The World Health Organisation (WHO) disclosed that weekly COVID-19 cases in Africa fell by more than 20 percent, which said to be the sharpest seven-day decline in two months as the third wave pandemic tapers off.
This was revealed by Matshidiso Moeti, WHO Regional Director for Africa, during a virtual press conference on Thursday.
Quoting reports, she said that the African continent registered more than 165,000 cases in the week ending September 5, a 23 per cent decline from the previous week.
Mrs Moeti said that, however, due to the impact of more transmissible variations, the rate of slowing is slower than in prior rounds.
She said that the more contagious Delta variant that partly fueled the third wave has been dominant in several countries that experienced COVID-19 surge.
According to her, while COVID-19 cases have declined appreciably, the downward trend is frustratingly slow due to the lingering effects of the more infectious Delta variant.
“The continent lags far behind the rest of the world when it comes to sequencing, with only one per cent more than three million COVID-19 sequences conducted worldwide occurring in Africa.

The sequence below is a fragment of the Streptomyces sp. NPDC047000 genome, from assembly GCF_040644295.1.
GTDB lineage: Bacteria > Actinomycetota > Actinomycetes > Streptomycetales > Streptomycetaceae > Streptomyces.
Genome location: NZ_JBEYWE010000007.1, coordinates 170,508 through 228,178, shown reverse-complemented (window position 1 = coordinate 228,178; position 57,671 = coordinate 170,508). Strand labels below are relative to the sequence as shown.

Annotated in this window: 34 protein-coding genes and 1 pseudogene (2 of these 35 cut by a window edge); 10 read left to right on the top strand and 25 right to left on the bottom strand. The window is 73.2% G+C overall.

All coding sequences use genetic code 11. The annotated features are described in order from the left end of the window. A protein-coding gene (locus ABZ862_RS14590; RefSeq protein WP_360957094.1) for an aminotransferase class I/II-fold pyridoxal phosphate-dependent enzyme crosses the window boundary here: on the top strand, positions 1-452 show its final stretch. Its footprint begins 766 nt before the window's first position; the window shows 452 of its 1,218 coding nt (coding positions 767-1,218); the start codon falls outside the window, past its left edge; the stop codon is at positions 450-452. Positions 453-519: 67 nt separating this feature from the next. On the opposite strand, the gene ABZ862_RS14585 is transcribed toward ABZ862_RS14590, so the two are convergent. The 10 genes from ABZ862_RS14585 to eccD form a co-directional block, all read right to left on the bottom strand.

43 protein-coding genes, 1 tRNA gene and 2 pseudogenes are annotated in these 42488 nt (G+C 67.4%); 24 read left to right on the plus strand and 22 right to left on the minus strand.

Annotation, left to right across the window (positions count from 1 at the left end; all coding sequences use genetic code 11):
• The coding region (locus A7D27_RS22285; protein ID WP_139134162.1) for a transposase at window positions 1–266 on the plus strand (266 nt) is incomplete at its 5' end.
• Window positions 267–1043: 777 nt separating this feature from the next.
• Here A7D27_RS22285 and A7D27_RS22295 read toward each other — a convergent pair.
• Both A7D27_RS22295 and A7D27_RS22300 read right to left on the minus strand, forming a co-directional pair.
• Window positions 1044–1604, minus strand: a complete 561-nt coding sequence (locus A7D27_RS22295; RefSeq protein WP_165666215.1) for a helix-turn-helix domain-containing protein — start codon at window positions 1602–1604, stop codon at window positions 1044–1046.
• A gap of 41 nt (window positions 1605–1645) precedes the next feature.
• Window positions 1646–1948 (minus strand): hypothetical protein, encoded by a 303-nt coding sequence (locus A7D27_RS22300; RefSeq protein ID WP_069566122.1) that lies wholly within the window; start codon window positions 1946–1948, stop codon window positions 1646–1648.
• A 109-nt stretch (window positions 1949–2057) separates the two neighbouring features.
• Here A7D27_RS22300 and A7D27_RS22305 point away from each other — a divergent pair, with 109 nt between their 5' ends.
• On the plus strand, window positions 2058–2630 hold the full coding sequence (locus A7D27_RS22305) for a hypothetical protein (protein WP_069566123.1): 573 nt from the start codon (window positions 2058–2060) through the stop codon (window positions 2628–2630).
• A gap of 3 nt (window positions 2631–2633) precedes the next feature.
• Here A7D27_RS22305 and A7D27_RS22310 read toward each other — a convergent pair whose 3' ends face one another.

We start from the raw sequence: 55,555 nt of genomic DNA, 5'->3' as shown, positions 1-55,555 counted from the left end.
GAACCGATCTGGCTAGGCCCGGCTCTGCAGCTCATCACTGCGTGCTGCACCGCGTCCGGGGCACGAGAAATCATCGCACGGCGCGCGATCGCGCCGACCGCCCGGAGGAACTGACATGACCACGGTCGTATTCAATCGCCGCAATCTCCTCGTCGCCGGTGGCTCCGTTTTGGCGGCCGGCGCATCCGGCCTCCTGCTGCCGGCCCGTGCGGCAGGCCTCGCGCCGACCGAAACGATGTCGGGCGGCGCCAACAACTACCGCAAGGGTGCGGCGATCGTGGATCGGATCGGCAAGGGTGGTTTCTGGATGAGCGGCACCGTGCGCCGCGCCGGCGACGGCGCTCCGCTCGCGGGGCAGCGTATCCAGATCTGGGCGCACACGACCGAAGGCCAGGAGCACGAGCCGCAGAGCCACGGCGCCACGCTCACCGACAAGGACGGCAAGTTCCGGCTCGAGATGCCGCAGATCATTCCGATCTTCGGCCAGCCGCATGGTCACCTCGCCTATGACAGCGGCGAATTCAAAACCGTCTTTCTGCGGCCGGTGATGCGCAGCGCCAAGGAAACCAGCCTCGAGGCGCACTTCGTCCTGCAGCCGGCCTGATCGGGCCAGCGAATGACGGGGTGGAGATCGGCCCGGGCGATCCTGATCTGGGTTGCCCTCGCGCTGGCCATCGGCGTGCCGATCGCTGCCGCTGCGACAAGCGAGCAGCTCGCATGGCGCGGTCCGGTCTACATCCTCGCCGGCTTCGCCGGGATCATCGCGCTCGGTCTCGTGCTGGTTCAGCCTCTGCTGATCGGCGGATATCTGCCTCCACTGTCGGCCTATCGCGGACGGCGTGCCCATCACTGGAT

“The third wave has shown us how variants can hijack the efforts to tame the pandemic.
“To date the dominant Delta variant has been detected in 31 African countries, while the Alpha and Beta variants have respectively been identified in 44 and 39 countries.
“As Africa’s third COVID-19 pandemic wave eases off, vaccine shipments to the continent continue to grow, with around 5.5 million doses received through COVAX in the first week of September,” Mrs Moeti said.
She noted that only around 3 percent of the continent’s population is fully vaccinated.
“To ultimately tip the scales against this pandemic, our best efforts to reduce transmission through public health measures must be met by a significant step-up in vaccine supplies and vaccinations,” Mrs Moeti added.